Protect your Dogs when traveling in Northern Wisconsin Wolf Country.
At least 24 dogs were killed by Wolves in the third quarter this past year.
And so far in the fourth quarter a pet German short haired pointer was killed in her owner's yard in Ashland County.
Of course these numbers are likely to be underestimations since many other dogs just disappear without any witnesses as to what happened to them while playing in the woods.
It is no secret that our wolf populations are out of control in Wisconsin after years of being on the federal endangered species list, even long after they were no longer endangered. This last year the DNR even admitted that the populations were at 3 to 400 percent above a manageable population.
A portion of these were thinned out this past year with our first wolf hunting season since the feds lifted the ban on shooting wolves.
Over the years of working in the woods at Woodland Management Service I have only occasionally worried about my foresters working in these areas however we do have safety talks occasionally that primarily deal with how to react to wolf encounters, namely, be aggressive toward the wolves, and never ever run away from them.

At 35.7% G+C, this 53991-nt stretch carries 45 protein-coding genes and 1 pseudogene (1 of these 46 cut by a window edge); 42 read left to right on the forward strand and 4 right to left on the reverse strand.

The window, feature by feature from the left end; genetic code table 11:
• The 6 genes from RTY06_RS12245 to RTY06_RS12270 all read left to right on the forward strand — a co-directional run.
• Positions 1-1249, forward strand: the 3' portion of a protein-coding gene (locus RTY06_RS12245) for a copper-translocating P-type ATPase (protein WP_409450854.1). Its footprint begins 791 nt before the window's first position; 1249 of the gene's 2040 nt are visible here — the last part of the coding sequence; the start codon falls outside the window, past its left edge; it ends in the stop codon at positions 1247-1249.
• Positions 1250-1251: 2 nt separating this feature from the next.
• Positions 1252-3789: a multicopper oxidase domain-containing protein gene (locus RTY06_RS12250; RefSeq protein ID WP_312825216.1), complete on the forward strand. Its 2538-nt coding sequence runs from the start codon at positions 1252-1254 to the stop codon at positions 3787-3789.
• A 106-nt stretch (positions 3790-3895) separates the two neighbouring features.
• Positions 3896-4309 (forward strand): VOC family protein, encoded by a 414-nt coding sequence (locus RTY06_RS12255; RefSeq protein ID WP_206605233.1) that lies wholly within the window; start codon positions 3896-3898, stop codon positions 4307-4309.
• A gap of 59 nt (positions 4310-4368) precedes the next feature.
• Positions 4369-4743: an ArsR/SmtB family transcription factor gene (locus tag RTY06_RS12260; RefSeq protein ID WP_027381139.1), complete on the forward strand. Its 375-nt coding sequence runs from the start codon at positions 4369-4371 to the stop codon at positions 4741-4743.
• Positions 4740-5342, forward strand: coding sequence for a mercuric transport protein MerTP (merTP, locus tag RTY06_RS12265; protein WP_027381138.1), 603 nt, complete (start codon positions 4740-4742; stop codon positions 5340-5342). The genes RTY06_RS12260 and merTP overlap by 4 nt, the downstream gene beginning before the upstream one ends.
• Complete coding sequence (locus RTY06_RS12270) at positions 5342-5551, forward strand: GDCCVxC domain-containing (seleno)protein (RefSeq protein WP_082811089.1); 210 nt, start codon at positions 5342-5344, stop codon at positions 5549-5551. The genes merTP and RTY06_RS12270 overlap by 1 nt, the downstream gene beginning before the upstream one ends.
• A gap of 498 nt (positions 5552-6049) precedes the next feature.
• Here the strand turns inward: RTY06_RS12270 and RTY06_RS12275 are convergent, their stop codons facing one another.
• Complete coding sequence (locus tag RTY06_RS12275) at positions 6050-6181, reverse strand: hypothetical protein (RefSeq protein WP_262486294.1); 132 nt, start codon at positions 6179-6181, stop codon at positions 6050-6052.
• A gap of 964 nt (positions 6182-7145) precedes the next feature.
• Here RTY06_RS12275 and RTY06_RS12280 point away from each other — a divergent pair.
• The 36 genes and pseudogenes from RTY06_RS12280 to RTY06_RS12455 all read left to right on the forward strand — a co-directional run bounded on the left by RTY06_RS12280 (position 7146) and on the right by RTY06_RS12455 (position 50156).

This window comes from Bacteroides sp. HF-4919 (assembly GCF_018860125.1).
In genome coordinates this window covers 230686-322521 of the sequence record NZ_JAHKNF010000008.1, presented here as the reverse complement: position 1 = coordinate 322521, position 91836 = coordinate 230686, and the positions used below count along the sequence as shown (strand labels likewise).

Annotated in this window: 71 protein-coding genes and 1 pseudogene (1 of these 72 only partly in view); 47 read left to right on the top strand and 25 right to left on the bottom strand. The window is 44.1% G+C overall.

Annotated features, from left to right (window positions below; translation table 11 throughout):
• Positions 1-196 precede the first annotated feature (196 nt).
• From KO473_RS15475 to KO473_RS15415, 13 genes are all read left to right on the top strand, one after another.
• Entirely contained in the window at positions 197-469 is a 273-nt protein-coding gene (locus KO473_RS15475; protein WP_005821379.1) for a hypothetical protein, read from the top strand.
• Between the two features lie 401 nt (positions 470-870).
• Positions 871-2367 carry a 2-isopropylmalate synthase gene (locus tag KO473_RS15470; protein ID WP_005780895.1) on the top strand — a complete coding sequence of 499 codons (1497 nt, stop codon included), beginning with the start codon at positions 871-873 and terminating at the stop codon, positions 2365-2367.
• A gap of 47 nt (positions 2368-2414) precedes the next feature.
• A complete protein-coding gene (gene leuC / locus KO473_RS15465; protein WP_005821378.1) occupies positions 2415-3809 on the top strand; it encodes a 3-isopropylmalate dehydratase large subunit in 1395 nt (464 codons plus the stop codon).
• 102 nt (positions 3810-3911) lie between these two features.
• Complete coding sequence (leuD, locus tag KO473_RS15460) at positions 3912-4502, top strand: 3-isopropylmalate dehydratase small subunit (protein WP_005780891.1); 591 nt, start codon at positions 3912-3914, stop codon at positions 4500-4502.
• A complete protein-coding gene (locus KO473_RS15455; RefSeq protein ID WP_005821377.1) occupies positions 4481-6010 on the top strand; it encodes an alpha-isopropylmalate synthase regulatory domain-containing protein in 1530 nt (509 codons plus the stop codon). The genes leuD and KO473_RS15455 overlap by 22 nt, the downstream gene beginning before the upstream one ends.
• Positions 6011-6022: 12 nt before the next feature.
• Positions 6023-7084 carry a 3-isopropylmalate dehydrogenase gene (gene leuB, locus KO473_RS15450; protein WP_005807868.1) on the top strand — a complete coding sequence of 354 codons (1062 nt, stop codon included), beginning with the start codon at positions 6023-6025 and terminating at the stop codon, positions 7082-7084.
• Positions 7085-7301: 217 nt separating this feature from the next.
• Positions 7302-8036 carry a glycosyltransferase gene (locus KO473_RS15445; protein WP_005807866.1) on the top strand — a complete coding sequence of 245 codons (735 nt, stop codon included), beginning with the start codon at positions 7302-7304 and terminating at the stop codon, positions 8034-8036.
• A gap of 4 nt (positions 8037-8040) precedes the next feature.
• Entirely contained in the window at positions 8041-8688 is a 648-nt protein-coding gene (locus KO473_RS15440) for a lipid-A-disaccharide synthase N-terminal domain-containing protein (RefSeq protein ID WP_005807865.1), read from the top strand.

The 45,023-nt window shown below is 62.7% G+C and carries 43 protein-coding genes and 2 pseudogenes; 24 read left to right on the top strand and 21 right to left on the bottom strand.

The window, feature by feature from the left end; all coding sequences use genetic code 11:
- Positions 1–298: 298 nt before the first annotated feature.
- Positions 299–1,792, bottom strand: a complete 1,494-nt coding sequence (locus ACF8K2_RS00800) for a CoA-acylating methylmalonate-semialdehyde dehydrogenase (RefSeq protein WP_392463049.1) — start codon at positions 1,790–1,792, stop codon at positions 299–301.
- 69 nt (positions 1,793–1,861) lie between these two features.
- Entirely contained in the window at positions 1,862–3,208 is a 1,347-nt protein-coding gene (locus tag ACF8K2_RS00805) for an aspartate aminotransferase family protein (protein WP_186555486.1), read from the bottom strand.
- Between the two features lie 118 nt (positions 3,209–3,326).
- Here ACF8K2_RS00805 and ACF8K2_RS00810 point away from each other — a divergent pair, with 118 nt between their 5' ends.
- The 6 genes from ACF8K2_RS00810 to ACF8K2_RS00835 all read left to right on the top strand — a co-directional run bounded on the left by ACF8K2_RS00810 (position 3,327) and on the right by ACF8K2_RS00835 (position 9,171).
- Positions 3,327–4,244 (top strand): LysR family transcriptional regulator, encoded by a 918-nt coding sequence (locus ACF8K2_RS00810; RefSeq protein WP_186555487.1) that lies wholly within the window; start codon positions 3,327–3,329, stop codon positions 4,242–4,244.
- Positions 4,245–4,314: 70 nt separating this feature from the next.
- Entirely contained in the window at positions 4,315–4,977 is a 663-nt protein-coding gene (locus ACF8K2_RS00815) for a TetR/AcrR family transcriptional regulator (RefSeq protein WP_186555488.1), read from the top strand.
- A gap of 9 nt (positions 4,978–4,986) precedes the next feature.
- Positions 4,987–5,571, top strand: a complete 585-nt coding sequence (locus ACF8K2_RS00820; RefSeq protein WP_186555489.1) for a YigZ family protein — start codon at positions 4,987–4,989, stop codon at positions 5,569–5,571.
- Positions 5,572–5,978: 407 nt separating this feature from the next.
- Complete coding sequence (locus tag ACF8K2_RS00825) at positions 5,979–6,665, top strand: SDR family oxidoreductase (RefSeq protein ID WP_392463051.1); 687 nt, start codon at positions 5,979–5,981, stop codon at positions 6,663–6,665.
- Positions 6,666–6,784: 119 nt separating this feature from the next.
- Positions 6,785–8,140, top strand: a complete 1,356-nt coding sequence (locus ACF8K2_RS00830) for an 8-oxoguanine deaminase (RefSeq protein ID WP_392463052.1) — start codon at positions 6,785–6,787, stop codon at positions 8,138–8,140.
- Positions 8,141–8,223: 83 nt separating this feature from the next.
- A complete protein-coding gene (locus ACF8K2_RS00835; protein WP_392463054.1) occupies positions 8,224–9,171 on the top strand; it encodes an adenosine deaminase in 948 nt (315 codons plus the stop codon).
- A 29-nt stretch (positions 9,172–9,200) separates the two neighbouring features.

However I do worry about my dogs when I head out to the woods in both Northern and Western Wisconsin where we see signs of these plentiful critters often.
My dogs like to run around and explore as we do our work in the woods, yet they do stay fairly close to us, always within earshot and generally within view.
Yet with all of the recent attacks, I am starting to worry that even a few feet may be too far away.
Especially with Wolves venturing into a family's yard to snag the family pet in Ashland county.
So while you are out enjoying the Northwoods this fall, keep a close eye on your pets and your kids.
NPS Photo/Nathan Kostegian
Wi Dnr photo
All from creative commons
This is a reprint from last November, but the stats are similar every year, so caution is still advised.